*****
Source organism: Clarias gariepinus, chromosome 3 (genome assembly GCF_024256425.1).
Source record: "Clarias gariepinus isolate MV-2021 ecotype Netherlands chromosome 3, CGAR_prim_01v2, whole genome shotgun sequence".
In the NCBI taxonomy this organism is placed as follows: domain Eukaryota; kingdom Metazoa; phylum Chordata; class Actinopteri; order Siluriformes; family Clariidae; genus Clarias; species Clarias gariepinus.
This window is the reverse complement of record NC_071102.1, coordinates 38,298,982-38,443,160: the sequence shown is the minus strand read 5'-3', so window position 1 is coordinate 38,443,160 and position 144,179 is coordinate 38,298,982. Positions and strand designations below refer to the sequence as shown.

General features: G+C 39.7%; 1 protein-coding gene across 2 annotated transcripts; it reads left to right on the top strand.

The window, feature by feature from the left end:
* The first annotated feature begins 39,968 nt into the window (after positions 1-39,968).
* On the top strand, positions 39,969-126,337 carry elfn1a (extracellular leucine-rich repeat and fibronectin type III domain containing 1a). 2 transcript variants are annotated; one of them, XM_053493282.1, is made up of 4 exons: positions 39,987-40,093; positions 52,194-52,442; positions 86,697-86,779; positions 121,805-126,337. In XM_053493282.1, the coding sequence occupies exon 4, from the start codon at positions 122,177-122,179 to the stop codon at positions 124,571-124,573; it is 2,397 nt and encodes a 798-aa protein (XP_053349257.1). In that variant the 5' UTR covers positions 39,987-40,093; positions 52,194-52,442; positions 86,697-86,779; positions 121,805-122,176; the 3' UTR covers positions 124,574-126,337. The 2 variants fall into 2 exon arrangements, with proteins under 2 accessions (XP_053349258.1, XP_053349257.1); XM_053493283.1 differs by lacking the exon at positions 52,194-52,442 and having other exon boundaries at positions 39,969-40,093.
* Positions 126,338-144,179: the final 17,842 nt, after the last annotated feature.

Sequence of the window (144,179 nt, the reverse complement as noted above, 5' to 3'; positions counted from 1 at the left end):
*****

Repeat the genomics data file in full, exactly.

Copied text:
Source organism: Clarias gariepinus, chromosome 3 (genome assembly GCF_024256425.1).
Source record: "Clarias gariepinus isolate MV-2021 ecotype Netherlands chromosome 3, CGAR_prim_01v2, whole genome shotgun sequence".
In the NCBI taxonomy this organism is placed as follows: domain Eukaryota; kingdom Metazoa; phylum Chordata; class Actinopteri; order Siluriformes; family Clariidae; genus Clarias; species Clarias gariepinus.
This window is the reverse complement of record NC_071102.1, coordinates 38,298,982-38,443,160: the sequence shown is the minus strand read 5'-3', so window position 1 is coordinate 38,443,160 and position 144,179 is coordinate 38,298,982. Positions and strand designations below refer to the sequence as shown.

General features: G+C 39.7%; 1 protein-coding gene across 2 annotated transcripts; it reads left to right on the top strand.

The window, feature by feature from the left end:
* The first annotated feature begins 39,968 nt into the window (after positions 1-39,968).
* On the top strand, positions 39,969-126,337 carry elfn1a (extracellular leucine-rich repeat and fibronectin type III domain containing 1a). 2 transcript variants are annotated; one of them, XM_053493282.1, is made up of 4 exons: positions 39,987-40,093; positions 52,194-52,442; positions 86,697-86,779; positions 121,805-126,337. In XM_053493282.1, the coding sequence occupies exon 4, from the start codon at positions 122,177-122,179 to the stop codon at positions 124,571-124,573; it is 2,397 nt and encodes a 798-aa protein (XP_053349257.1). In that variant the 5' UTR covers positions 39,987-40,093; positions 52,194-52,442; positions 86,697-86,779; positions 121,805-122,176; the 3' UTR covers positions 124,574-126,337. The 2 variants fall into 2 exon arrangements, with proteins under 2 accessions (XP_053349258.1, XP_053349257.1); XM_053493283.1 differs by lacking the exon at positions 52,194-52,442 and having other exon boundaries at positions 39,969-40,093.
* Positions 126,338-144,179: the final 17,842 nt, after the last annotated feature.

Sequence of the window (144,179 nt, the reverse complement as noted above, 5' to 3'; positions counted from 1 at the left end):